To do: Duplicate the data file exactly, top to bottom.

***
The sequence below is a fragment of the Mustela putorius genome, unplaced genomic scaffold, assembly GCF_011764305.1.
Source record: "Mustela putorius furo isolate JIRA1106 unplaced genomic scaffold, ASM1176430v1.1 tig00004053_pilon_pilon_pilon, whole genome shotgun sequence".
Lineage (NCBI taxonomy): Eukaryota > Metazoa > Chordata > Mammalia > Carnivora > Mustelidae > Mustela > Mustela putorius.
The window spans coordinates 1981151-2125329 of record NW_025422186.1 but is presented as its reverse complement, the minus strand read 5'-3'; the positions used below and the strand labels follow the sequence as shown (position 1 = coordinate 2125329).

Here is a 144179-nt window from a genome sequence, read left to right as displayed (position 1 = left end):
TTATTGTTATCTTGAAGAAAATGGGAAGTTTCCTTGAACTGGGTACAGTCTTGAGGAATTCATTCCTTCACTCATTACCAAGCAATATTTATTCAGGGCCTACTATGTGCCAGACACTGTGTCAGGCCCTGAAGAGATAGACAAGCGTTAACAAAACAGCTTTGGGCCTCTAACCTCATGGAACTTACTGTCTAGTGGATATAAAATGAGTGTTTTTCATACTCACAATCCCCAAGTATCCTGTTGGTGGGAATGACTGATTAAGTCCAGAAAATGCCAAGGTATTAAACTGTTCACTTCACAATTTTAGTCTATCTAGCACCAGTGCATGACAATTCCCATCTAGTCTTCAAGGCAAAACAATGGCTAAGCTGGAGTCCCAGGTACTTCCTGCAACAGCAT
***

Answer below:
The sequence below is a fragment of the Mustela putorius genome, unplaced genomic scaffold, assembly GCF_011764305.1.
Source record: "Mustela putorius furo isolate JIRA1106 unplaced genomic scaffold, ASM1176430v1.1 tig00004053_pilon_pilon_pilon, whole genome shotgun sequence".
Lineage (NCBI taxonomy): Eukaryota > Metazoa > Chordata > Mammalia > Carnivora > Mustelidae > Mustela > Mustela putorius.
The window spans coordinates 1981151-2125329 of record NW_025422186.1 but is presented as its reverse complement, the minus strand read 5'-3'; the positions used below and the strand labels follow the sequence as shown (position 1 = coordinate 2125329).

Here is a 144179-nt window from a genome sequence, read left to right as displayed (position 1 = left end):
TTATTGTTATCTTGAAGAAAATGGGAAGTTTCCTTGAACTGGGTACAGTCTTGAGGAATTCATTCCTTCACTCATTACCAAGCAATATTTATTCAGGGCCTACTATGTGCCAGACACTGTGTCAGGCCCTGAAGAGATAGACAAGCGTTAACAAAACAGCTTTGGGCCTCTAACCTCATGGAACTTACTGTCTAGTGGATATAAAATGAGTGTTTTTCATACTCACAATCCCCAAGTATCCTGTTGGTGGGAATGACTGATTAAGTCCAGAAAATGCCAAGGTATTAAACTGTTCACTTCACAATTTTAGTCTATCTAGCACCAGTGCATGACAATTCCCATCTAGTCTTCAAGGCAAAACAATGGCTAAGCTGGAGTCCCAGGTACTTCCTGCAACAGCAT